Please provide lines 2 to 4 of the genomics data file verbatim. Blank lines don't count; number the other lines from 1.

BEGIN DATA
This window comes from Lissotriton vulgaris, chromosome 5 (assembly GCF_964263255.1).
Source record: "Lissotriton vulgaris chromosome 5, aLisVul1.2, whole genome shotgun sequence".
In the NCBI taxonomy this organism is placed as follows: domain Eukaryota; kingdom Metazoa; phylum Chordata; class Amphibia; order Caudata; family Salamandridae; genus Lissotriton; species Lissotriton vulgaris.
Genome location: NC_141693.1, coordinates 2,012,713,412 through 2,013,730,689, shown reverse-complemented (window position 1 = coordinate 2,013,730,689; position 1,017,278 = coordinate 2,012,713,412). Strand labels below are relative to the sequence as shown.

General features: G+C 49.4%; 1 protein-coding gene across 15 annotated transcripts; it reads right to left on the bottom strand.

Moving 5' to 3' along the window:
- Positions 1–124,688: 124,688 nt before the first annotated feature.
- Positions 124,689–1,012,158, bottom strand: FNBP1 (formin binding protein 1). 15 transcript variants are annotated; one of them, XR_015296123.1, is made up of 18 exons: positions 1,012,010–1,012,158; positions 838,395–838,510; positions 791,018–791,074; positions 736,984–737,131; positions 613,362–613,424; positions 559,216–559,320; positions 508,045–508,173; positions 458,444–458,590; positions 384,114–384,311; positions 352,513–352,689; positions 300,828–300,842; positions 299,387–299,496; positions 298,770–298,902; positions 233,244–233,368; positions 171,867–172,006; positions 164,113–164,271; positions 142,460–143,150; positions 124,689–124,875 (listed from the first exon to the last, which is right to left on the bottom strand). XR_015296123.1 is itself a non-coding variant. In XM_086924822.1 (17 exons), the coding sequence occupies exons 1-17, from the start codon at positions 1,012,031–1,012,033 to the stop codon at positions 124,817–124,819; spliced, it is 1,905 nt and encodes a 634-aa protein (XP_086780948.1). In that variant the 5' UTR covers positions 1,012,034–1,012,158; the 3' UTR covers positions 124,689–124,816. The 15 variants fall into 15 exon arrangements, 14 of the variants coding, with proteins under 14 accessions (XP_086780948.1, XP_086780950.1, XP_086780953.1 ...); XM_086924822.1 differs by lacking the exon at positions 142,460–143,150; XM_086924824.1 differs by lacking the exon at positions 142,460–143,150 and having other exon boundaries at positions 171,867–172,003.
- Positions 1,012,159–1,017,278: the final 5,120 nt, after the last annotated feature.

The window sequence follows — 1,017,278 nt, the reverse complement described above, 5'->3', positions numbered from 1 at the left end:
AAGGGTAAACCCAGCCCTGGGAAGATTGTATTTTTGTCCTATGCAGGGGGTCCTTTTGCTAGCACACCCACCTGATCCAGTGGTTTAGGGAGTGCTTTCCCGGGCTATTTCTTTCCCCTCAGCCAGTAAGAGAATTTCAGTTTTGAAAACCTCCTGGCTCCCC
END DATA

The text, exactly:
Source record: "Lissotriton vulgaris chromosome 5, aLisVul1.2, whole genome shotgun sequence".
In the NCBI taxonomy this organism is placed as follows: domain Eukaryota; kingdom Metazoa; phylum Chordata; class Amphibia; order Caudata; family Salamandridae; genus Lissotriton; species Lissotriton vulgaris.
Genome location: NC_141693.1, coordinates 2,012,713,412 through 2,013,730,689, shown reverse-complemented (window position 1 = coordinate 2,013,730,689; position 1,017,278 = coordinate 2,012,713,412). Strand labels below are relative to the sequence as shown.